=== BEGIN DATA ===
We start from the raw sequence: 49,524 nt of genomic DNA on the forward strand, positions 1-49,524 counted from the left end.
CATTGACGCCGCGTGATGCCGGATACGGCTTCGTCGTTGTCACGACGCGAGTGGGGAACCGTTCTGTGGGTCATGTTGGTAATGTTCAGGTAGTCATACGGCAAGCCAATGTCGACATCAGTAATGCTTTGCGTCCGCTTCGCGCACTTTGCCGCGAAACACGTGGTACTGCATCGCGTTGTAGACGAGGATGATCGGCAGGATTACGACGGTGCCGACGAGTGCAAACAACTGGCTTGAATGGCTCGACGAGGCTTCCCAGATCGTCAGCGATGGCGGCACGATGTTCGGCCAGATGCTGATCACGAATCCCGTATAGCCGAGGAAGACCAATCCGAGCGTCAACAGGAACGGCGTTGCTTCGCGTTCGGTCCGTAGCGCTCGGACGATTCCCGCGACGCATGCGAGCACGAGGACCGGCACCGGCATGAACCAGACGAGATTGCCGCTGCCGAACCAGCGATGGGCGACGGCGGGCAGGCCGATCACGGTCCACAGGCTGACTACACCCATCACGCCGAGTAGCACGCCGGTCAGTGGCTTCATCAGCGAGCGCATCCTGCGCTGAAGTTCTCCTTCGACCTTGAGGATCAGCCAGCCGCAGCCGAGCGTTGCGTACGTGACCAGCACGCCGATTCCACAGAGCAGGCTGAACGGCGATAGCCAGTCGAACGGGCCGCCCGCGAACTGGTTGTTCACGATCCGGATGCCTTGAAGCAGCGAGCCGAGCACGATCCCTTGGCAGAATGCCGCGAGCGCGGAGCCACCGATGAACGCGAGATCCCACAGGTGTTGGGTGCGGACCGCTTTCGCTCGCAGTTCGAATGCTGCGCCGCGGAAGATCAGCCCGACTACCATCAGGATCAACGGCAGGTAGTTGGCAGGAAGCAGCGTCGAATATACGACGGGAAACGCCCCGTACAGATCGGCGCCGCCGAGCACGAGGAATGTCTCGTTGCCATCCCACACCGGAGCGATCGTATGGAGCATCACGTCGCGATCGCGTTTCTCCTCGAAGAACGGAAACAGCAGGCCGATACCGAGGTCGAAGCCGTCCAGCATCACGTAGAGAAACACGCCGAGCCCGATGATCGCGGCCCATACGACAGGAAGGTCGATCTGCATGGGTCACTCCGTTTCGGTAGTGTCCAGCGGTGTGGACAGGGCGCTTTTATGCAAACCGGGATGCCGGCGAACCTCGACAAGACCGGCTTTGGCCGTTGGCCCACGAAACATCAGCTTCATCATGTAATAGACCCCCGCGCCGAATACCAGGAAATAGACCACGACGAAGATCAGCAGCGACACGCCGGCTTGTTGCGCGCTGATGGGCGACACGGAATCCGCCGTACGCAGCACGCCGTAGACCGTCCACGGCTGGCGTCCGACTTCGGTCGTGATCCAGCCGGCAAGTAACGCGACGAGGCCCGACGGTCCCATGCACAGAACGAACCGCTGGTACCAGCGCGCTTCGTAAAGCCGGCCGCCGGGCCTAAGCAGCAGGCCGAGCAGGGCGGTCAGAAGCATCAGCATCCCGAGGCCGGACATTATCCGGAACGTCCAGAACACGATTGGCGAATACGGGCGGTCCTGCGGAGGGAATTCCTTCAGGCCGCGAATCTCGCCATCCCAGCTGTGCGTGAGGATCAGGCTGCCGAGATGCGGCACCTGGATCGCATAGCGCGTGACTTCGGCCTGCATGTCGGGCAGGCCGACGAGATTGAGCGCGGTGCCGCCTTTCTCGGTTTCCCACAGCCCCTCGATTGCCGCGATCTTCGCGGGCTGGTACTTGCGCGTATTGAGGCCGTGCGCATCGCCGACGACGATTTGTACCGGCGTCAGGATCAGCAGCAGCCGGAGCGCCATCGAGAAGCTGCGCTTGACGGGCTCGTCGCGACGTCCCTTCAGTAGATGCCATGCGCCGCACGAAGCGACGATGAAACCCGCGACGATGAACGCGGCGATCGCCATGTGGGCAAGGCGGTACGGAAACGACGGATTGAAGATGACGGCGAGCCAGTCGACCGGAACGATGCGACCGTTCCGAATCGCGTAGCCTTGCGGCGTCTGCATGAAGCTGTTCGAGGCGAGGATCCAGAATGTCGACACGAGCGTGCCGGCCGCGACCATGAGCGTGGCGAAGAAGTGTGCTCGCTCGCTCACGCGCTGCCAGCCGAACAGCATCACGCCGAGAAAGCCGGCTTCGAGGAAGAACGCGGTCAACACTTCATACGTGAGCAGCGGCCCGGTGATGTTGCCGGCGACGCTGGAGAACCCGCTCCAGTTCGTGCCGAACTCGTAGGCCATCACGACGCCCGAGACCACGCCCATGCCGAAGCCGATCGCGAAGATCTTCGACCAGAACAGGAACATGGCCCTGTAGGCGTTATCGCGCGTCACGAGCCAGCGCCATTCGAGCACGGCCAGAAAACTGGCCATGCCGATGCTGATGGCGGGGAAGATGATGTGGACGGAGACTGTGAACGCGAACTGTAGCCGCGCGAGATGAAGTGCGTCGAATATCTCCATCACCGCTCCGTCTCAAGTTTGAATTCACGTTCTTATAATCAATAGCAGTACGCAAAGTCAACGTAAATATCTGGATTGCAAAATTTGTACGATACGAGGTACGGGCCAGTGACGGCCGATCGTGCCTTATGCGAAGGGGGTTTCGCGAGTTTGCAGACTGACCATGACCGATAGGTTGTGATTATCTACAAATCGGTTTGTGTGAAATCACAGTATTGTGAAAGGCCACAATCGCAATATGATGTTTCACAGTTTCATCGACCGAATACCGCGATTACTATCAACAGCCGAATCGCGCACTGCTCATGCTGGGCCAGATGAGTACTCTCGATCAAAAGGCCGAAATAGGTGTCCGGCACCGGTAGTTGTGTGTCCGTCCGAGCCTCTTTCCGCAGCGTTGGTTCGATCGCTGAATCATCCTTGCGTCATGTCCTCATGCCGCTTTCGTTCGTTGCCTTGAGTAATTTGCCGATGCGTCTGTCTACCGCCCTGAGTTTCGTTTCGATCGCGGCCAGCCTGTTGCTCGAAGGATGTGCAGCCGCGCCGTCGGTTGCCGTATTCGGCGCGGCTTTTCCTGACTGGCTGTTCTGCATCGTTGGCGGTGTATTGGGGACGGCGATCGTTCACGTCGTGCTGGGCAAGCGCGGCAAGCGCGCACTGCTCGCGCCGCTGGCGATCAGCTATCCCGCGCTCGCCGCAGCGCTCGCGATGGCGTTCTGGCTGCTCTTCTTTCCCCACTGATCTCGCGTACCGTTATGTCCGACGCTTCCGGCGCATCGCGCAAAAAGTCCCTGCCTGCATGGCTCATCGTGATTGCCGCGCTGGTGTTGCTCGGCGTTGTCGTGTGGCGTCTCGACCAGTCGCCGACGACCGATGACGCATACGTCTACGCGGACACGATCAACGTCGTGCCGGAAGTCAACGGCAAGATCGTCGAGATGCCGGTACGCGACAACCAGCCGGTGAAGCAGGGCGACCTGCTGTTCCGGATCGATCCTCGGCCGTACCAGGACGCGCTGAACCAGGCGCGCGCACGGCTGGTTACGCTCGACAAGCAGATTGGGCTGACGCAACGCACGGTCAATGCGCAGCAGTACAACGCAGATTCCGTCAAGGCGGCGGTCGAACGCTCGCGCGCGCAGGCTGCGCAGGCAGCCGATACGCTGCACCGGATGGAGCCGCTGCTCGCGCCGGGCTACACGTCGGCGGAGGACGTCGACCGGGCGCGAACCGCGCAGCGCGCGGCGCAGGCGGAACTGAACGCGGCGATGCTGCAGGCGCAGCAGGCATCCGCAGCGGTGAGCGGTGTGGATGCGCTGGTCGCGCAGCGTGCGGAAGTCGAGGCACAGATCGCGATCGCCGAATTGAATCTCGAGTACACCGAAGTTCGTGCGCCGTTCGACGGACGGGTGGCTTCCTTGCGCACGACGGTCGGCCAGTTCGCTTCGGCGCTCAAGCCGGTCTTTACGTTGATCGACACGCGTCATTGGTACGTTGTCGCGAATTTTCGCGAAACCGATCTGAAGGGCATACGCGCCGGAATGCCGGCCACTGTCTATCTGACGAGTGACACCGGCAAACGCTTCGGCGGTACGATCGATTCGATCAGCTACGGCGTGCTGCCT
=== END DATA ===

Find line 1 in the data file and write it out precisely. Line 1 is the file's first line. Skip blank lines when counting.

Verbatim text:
We start from the raw sequence: 49,524 nt of genomic DNA on the forward strand, positions 1-49,524 counted from the left end.